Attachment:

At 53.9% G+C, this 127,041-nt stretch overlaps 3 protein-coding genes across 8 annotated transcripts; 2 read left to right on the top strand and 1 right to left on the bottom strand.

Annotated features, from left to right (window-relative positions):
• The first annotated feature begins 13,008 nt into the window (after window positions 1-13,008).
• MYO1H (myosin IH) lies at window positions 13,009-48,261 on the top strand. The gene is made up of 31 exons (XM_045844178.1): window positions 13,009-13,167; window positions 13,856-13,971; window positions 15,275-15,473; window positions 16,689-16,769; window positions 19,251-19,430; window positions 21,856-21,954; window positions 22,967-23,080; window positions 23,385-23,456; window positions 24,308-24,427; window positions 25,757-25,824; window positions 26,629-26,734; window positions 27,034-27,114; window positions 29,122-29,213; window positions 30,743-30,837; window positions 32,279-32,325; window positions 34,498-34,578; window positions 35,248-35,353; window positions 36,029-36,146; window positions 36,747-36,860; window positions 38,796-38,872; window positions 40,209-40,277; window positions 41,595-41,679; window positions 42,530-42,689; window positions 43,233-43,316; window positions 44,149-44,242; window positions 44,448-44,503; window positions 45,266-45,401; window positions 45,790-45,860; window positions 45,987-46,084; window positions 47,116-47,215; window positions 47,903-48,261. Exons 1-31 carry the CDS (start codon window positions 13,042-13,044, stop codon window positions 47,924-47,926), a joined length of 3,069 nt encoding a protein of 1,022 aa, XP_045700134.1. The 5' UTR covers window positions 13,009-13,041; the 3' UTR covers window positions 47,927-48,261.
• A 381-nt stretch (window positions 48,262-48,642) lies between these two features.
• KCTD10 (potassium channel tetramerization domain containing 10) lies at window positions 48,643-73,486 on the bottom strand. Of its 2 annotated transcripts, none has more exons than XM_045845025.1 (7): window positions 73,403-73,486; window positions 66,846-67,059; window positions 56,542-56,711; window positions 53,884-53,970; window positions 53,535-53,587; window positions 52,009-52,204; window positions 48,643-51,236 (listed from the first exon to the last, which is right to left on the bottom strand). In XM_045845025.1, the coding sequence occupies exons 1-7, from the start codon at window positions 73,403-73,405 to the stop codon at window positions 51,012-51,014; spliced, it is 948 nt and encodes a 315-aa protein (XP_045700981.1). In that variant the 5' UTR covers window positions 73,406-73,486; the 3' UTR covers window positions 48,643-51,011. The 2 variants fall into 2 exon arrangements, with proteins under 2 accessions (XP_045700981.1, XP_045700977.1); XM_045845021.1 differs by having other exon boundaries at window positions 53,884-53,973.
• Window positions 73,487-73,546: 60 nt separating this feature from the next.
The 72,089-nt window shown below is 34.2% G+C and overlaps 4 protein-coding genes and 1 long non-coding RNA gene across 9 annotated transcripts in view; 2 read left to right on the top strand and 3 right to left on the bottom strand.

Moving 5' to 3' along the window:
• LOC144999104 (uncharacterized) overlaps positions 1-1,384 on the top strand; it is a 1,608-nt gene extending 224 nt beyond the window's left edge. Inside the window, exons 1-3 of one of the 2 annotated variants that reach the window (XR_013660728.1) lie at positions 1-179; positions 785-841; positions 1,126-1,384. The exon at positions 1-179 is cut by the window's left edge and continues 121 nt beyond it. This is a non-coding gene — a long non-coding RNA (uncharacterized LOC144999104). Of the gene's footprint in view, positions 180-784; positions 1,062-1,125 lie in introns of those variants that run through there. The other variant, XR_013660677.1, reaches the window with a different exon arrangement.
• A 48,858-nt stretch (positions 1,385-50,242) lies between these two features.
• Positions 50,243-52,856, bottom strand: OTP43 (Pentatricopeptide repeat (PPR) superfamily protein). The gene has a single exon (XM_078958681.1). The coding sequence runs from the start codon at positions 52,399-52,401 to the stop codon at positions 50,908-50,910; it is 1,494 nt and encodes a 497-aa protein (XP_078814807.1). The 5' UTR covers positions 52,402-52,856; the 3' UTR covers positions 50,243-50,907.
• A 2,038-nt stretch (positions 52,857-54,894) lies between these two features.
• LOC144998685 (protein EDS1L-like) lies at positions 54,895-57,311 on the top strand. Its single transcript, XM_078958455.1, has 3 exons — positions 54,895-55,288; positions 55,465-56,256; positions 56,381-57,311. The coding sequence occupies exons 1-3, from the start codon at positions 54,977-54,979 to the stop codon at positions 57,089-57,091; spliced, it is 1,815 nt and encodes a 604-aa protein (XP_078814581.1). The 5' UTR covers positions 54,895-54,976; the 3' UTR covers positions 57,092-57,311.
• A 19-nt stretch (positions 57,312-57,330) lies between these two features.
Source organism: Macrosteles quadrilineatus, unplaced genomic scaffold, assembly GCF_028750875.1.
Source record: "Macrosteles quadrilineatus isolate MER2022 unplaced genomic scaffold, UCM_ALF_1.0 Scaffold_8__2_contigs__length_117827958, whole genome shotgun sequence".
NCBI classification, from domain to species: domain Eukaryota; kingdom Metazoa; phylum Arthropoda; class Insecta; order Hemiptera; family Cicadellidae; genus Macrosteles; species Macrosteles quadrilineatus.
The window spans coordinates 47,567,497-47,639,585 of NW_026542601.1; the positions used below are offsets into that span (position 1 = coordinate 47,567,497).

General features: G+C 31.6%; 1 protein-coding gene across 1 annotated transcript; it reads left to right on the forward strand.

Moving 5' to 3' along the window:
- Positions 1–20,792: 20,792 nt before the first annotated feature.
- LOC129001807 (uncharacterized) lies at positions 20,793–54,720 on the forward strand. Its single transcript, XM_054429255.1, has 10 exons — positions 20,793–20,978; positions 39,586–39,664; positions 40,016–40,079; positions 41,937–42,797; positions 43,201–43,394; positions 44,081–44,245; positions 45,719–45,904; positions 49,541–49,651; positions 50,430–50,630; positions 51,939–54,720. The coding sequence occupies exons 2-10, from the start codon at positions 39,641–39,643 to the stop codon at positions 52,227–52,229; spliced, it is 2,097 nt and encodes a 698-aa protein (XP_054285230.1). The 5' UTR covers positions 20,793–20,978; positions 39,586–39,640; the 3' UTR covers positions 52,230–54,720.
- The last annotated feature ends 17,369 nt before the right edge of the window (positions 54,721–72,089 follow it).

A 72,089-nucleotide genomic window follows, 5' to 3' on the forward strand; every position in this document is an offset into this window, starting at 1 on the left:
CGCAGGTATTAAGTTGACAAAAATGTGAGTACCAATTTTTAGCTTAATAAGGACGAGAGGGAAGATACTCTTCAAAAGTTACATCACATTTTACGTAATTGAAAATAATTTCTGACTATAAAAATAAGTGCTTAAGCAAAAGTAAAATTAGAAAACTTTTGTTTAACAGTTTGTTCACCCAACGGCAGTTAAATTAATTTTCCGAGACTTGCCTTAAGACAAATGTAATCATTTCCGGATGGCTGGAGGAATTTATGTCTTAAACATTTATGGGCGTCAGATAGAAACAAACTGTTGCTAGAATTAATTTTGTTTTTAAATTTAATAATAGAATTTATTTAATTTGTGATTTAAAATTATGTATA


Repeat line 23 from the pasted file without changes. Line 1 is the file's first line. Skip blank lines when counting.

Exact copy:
- LOC129001807 (uncharacterized) lies at positions 20,793–54,720 on the forward strand. Its single transcript, XM_054429255.1, has 10 exons — positions 20,793–20,978; positions 39,586–39,664; positions 40,016–40,079; positions 41,937–42,797; positions 43,201–43,394; positions 44,081–44,245; positions 45,719–45,904; positions 49,541–49,651; positions 50,430–50,630; positions 51,939–54,720. The coding sequence occupies exons 2-10, from the start codon at positions 39,641–39,643 to the stop codon at positions 52,227–52,229; spliced, it is 2,097 nt and encodes a 698-aa protein (XP_054285230.1). The 5' UTR covers positions 20,793–20,978; positions 39,586–39,640; the 3' UTR covers positions 52,230–54,720.